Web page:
The consequences of sleep deprivation, including a few hours of missed sleep each night, can be detrimental in daily life. The effects of sleep deprivation are similar to the cognitive effects of alcohol consumption. Other effects of long term sleep deprivation include irritability and low tolerance, decreased attention span, insulin imbalances, hormonal changes (4), and decreased immunity. These critical effects on health can have a great impact on one’s success in an academic setting, resulting in some students having a disadvantage relative to the students who have the resources they need to get adequate amounts of rest.

Now that we have discussed the dangers of sleep deprivation, let’s discuss four methods for improving sleep hygiene.

1.) Exercise is a great and feasible place to start. According to John Hopkins Medicine, exercise during the day not only improves sleep quality, but increases how quickly one is able to fall asleep. It doesn’t require becoming an athlete, but even a brisk walk may improve sleep quality. While students and educators may not have the time to abandon work for exercise, a lecture, podcast, educational video, or other forms of media can be consumed while exercising to save time.

2.) Caffeine happens to be the lifeline for many involved in academics, consuming caffeine up to 6 hours before bedtime has demonstrated decreases in total sleep time (6). In order to get better rest, enjoy a cup of coffee when the day begins and center a block of work around this time. Do not consume caffeine within 6 hours of heading to bed.

3.) Establish a bed-time self care routine. When it is time to shower, step away from the phone and technology for the hour. Take the time to decompress and unwind from the day. Practice one act of self care, whether it is enjoying a cup of herbal tea or putting on a face mask. Prioritize heading to bed refreshed and comfortable.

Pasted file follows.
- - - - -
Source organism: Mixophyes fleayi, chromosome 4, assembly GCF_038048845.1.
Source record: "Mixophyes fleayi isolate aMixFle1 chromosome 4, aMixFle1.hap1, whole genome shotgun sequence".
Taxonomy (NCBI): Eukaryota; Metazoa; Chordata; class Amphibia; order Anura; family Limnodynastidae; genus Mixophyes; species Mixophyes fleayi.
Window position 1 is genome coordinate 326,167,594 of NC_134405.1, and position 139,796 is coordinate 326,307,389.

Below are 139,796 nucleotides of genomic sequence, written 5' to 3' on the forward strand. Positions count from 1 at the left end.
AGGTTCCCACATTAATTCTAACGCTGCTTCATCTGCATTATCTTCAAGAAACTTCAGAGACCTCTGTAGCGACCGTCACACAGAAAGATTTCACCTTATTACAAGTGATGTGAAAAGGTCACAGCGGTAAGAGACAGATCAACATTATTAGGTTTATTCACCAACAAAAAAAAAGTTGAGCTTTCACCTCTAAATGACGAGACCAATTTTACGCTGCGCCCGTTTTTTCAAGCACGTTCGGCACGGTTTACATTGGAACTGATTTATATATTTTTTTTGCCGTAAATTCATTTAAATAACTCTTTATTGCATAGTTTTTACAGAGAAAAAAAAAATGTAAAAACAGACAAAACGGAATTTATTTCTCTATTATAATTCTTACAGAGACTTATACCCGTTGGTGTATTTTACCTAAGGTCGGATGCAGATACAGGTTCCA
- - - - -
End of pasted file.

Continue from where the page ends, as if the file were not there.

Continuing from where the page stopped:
4.) Supplementation is a great way to mitigate the effects of insomnia and sleep deprivation. IV Lounge & Wellness Center’s Sleep Sweet supplement was mindfully cultivated for those who have difficulty relaxing prior to bedtime. This unique blend simplifies the transition from work and school life to bedtime. These are just a few things that can be done to assist in getting longer, more restful sleep. At IV Lounge & Wellness center, our priority is to help you optimize your health through education and vitamin therapy.

We understand that every individual and lifestyle is different.For any questions, comments, or to inquire about our Sleep Sweet supplement, please contact your nearest IV Lounge & Wellness Center office.

We wish you and your loved ones a happy and healthy back to school season!



  1. Reddy, Sujana, et al. “Physiology, Circadian Rhythm.” StatPearls, StatPearls Publishing, 8 May 2022.
  2. Owens, Judith A, and Miriam R Weiss. “Insufficient sleep in adolescents: causes and consequences.” Minerva pediatrica vol. 69,4 (2017): 326-336. doi:10.23736/S0026-4946.17.04914-3
  3.  Hershner, Shelley. “Is sleep a luxury that college students cannot afford?.” Sleep health vol. 1,1 (2015): 13-14. doi:10.1016/j.sleh.2014.12.006
  4. Leproult, Rachel, and Eve Van Cauter. “Role of sleep and sleep loss in hormonal release and metabolism.” Endocrine development vol. 17 (2010): 11-21. doi:10.1159/000262524
  5. Drake, Christopher et al. “Caffeine effects on sleep taken 0, 3, or 6 hours before going to bed.” Journal of clinical sleep medicine : JCSM : official publication of the American Academy of Sleep Medicine vol. 9,11 1195-200. 15 Nov. 2013, doi:10.5664/jcsm.3170